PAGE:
In 2017, Johnson’s 2016 Cabernet Franc won a silver medal at the National Wine Awards of Canada, while the Marquette brought home a special from the Intervin International Wine Awards also in 2017 among other honours.

One huge ongoing challenge is that even though Potter Settlement has essentially based its existence on its signature Marquette and related cold weather grapes, the Marquette is not recognized officially by the VQA, which essentially is the organization responsible for deciding which wines get sold in stores, restaurants and the LCBO.

“The big question is we knew they were good, but could they win international awards. This was the first year we sent wines out, and we sent them to four competitions and each time they came back with a medal, so it’s not only that they are great for the area, but they can stand up to wines from France, they can stand up to the U.S., Italy and the rest of Europe in terms of quality. But I struggle with the VQA because they don’t recognize my grapes let alone my wine. So I can make a wine and win medals internationally, but they won’t let me sell it in the province outside of my own property. I really believe that a panel shouldn’t decide what the people of Ontario could and should drink, especially if these are world-class wines and people aren’t getting access to it,” he said, adding that the reputation has indeed meant brisk sales, but without being able to expand the retail footprint, there isn’t the ability for significant growth, limiting his ability to hire more local residents, and making a bigger contribution to the region’s economy.

“Honestly, I am grateful that I’ve got this working here after so much time and effort. I make a modest living from the winery. I believe I am doing something that I enjoy, that adds to the legacy of my family, and that is good for my county. I am uplifting the beauty of this place and making world-class wine that I am proud of. I do well in the fashion industry, so I am fine. But my hope is to have others do the same thing in Hastings County as well, and have more people turning to go north of Highway 401.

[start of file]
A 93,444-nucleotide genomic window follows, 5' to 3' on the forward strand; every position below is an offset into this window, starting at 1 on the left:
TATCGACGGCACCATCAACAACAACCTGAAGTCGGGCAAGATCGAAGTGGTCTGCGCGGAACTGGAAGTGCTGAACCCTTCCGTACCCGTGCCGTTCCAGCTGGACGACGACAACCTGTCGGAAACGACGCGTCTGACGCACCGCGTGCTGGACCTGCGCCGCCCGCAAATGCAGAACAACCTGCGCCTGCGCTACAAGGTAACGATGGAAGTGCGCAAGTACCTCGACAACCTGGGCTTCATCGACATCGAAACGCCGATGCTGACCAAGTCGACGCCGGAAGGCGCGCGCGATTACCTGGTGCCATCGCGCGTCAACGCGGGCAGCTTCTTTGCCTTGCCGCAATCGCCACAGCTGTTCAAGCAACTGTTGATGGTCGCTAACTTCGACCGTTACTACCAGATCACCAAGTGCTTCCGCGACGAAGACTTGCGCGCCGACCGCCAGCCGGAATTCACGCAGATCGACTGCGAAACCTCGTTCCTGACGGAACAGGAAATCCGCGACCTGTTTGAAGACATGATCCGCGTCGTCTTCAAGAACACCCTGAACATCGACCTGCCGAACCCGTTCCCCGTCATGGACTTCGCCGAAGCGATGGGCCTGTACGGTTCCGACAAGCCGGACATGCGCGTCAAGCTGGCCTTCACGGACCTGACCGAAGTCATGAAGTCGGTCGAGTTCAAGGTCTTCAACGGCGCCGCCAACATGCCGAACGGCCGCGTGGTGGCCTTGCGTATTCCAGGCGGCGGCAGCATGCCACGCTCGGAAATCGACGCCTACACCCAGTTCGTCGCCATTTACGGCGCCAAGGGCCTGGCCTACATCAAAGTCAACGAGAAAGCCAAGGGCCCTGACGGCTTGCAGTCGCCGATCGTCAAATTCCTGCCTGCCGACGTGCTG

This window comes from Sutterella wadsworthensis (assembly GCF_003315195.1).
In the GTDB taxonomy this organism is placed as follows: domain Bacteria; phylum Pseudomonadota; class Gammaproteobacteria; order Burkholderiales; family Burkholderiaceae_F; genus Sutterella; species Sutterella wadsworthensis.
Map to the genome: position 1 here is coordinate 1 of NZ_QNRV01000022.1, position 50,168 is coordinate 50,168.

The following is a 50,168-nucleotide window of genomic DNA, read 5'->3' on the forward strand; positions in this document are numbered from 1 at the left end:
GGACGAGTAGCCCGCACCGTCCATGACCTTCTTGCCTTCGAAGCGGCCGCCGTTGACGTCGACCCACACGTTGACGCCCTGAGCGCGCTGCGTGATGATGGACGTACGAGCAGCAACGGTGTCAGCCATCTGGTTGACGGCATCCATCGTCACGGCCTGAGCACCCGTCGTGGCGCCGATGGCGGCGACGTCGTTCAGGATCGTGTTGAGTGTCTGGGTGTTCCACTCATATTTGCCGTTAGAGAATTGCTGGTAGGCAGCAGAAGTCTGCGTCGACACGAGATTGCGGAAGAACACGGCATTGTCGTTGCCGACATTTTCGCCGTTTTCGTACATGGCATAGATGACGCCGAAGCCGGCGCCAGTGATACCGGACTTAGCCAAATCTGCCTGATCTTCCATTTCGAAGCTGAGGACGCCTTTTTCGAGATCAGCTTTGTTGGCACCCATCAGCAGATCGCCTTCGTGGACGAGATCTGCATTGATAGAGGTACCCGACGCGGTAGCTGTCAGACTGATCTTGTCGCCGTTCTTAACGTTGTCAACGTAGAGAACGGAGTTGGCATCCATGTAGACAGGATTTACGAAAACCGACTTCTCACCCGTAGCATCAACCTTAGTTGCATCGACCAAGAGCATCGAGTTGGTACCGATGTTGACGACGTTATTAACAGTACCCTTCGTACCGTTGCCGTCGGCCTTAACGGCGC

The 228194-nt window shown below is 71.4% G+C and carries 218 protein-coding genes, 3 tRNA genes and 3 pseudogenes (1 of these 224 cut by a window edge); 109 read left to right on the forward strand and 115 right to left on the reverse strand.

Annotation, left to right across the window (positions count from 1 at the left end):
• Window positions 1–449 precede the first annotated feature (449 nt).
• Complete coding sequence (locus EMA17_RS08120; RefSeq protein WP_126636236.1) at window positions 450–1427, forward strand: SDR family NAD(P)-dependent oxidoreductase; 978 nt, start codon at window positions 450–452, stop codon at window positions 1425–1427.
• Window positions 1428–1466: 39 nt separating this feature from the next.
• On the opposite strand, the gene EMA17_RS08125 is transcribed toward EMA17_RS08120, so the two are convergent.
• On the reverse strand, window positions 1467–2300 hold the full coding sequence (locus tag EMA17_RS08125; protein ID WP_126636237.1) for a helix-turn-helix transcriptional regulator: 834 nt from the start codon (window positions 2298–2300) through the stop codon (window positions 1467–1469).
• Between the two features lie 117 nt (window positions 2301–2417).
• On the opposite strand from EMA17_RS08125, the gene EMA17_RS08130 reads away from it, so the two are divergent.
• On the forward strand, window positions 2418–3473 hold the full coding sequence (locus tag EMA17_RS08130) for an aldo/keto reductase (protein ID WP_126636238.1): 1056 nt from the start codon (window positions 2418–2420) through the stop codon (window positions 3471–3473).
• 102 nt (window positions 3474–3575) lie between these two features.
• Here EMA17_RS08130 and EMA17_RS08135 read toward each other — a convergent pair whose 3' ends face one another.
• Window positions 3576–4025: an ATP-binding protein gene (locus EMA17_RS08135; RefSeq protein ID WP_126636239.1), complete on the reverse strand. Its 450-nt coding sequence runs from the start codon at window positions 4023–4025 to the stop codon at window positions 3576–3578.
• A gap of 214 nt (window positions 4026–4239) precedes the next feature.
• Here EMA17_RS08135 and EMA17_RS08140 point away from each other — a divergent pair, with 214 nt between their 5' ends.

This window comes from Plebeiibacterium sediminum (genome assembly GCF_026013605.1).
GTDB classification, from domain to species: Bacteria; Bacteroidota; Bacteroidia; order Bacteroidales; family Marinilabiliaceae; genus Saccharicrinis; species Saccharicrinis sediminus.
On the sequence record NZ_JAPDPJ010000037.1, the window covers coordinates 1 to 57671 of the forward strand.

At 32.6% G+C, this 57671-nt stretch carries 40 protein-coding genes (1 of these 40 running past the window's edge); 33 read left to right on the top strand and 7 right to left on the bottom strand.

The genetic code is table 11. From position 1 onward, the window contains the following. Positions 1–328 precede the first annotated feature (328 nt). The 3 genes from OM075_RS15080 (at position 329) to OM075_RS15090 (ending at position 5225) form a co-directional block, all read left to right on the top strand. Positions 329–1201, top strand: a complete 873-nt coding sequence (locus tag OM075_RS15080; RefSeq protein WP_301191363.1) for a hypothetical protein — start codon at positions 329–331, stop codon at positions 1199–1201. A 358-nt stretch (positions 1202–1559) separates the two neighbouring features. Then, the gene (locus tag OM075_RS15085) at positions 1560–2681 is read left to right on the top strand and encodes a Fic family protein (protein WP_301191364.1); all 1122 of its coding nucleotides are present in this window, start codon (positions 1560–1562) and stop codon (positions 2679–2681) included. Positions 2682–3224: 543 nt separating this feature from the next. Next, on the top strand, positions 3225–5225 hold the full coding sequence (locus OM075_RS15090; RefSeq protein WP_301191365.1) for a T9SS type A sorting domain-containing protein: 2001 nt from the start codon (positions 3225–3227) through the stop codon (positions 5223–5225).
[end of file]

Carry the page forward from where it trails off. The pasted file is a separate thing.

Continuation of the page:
“Everything that’s happened here is from word of mouth. I haven’t advertised outside of the blue highway signs. And instead of dumping my money into buildings and stuff I just put my money into the wine: barrels that we had to import, the yeast that we imported, spending lots on the wine styles we’re making. These wines are not monochromatic at all; each wine takes and smells radically different from the last because it’s real.”

Because of the proven potential of the cold-weather hybrids such as the Frontenac family, especially the Marquette. Johnson spends a lot of time on the road speaking to groups who want to plant the grapes, as well as to government officials to tune them in on the potential for expanding the Ontario wine industry outside of a few key regions.

“I would love to have more people growing these grapes. I would love to have more vineyards in Hastings County. I think competition breeds excellence; I am not afraid of competition. I think it’s wonderful if we can get the same sort of tourist traffic that Prince Edward County and the Niagara Region get,” he said.

“If we all succeed, the entire community succeeds. There will be more visitors, more people moving here, property values will go up. There is so much potential here.”

For more information, visit www.pottersettlementwines.ca.